This is in part a response to the forthcoming book by Stephen Greenblatt , Swerve: How the World Became Modern as previewed by Laura Miller of Salon.com. I'm grateful to Salon and Miller for reviewing the book more fully than Kirkus and for being skeptical of the liberties Greenblatt takes, not for the first time, with historical events and figures.
Greenblatt, like many critics who follow the New Historicism that he helped establish, is very selective in what he does with Shakespeare, his main scholarly subject, and now with the Epicurean philosophy of Lucretius, the ancient Roman author of a text, On the nature of things, that was unearthed one day in 1417 in a monastic library by one Poggio Bracciolini. The result of this discovery, of course, was that the world was forever changed, at least according to Greenblatt and his publisher.
Greenblatt tries to show, according the advanced looks at his book we have been getting in the media, how this forgotten old text, with its materialist emphasis on atomism, denial of the afterlife, critique of religion as cruel, and view of life's goal as the pursuit of pleasure, ushered in the modern secular world view, according to which 21st century readers, expected to be equally skeptical of religion and the supernatural, will gratefully applaud if they are sensible secular humanists themselves (not humanists in the way Thomas More or John Milton were, of course, in the Renaissance).
Laura Miller sums up the value of Lucretius's materialist philosophy by stating that no longer was there a need for "a supernatural enforcer" threatening to condemn the bad guys to eternal torment. That is, no need for God: the good life in the Epicurean view is a matter of living justly, honorably, prudently and in way that celebrates life in this world, not the next.
This begs an important question or two: does the Christian world view condemn life in this world (something called the Incarnation would contract this and would be known to anyone theologically literate)? Has celebrating the next world has been the consistent focus of the church (Catholic, of course) since we are talking about the course of Western civilization? Of course not.
The other major flaw in Miller's brief review of Greenblatt's new book is her assertion that she and her generation were raised to think of the Renaissance as bursting forth after the darkness of the Middle Ages, as Kenneth Clark had proclaimed in his book and TV series of 40 years ago, Civilization.
A quick check of my copy of Clark's survey of Western art and culture indicates that, although he does glorify the achievement of the Florentine Renaissance, he has devoted three solid chapters to appreciating the medieval, including detailed commentary on Dante, Giotto, and St. Francis of Assisi while explaining the wonders of Chartres and the Gothic--all of which are absent, apparently, from Greenblatt's contention that the discovery of the Lucretius text in 1417 (after Dante, after Chaucer, after Petrarch and Boccaccio and the flowering of the 12th and 13th centuries) made all the difference since it "changed the world" (something every historian must claim, however accurate).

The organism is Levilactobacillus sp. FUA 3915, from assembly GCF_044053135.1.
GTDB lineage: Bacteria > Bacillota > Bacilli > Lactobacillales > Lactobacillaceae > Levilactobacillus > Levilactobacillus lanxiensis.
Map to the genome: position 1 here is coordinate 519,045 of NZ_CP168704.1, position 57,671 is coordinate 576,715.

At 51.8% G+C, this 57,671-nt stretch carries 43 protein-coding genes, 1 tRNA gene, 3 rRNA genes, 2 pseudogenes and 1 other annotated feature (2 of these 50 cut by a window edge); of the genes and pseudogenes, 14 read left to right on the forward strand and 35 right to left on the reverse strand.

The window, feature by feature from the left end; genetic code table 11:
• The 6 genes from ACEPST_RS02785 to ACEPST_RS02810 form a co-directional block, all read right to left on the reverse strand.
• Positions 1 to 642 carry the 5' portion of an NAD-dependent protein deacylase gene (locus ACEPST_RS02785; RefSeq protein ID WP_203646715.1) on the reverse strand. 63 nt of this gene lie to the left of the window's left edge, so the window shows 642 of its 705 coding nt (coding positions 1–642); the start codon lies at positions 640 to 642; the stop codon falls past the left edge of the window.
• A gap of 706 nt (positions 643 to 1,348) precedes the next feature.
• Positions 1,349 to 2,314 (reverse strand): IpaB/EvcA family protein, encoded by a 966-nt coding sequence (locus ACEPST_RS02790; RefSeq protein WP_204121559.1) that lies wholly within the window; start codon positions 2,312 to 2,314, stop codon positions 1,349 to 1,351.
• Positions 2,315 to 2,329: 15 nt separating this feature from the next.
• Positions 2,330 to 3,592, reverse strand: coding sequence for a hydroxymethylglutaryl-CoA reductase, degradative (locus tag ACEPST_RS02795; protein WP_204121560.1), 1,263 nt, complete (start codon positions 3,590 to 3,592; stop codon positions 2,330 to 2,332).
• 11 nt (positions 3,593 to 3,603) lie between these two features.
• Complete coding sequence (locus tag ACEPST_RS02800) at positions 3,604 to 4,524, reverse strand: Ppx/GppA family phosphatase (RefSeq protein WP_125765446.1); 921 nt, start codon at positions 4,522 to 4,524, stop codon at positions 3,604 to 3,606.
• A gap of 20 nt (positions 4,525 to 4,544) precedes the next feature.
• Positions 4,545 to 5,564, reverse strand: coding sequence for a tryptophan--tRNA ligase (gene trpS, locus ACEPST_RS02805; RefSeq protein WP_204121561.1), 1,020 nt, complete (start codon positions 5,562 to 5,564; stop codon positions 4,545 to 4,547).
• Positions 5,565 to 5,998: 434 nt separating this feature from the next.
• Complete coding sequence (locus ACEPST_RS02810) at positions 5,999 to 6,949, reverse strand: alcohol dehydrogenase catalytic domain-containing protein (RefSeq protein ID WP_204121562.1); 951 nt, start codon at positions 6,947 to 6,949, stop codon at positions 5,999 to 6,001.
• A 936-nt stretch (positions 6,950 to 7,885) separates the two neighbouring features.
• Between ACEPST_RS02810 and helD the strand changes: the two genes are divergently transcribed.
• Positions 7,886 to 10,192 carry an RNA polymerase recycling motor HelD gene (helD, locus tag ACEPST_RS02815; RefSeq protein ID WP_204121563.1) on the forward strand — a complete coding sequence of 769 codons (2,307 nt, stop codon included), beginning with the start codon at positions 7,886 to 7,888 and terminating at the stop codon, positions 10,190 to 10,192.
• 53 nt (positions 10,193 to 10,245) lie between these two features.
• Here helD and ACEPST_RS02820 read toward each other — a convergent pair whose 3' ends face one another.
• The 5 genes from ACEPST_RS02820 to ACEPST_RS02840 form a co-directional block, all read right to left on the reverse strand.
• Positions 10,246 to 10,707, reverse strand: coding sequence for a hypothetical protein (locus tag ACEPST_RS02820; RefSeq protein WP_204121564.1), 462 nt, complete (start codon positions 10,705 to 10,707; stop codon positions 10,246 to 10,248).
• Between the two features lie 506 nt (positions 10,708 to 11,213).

Clark even contends (p. 35) and repeatedly shows that "Western civilization was basically the creation of the Church," meaning the Church of Rome which, from the 12th century on, was the center of power, education, and culture that shaped the intellectual and emotional lives of people for centuries. Miller remembers being taught that medieval culture was an "inert cultural wasteland," especially as depicted by Kenneth Clark.
It seems that in my 33 years of university teaching I spent countless hours trying to counter this view, showing how the culture that produced Dante and Chaucer, not to mention the Gothic cathedrals, was dynamic, daring, and sophisticated in its thinking and that what we call the Renaissance was a continuation of the humanism (including the science) that began in the 11th and 12th centuries.
But scholars wedded to a secular humanism that is antagonistic to religion, and to Catholic Western values in particular, are quick to stereotype the vast and complex period of the European Middle Ages as backward, just as they are quick to convey to students that the Renaissance was a sudden flowering of the individual, with the supernatural finally swept aside before being buried in the so-called Enlightenment. The result is a skewed view of the emergence of the modern age.
It is easier to maintain this reductive view than to keep an open mind about the real role of religion in the development of the modern world. It is bad enough to find know-nothings on the political right today (Perry, Palin and Bachmann seem quite proud not to know very much); to find blindness in the academy can be downright depressing.
Perhaps Laura Miller, with her other errors, has misstated Greenblatt's thesis. But I doubt it. I plan to read the book very carefully.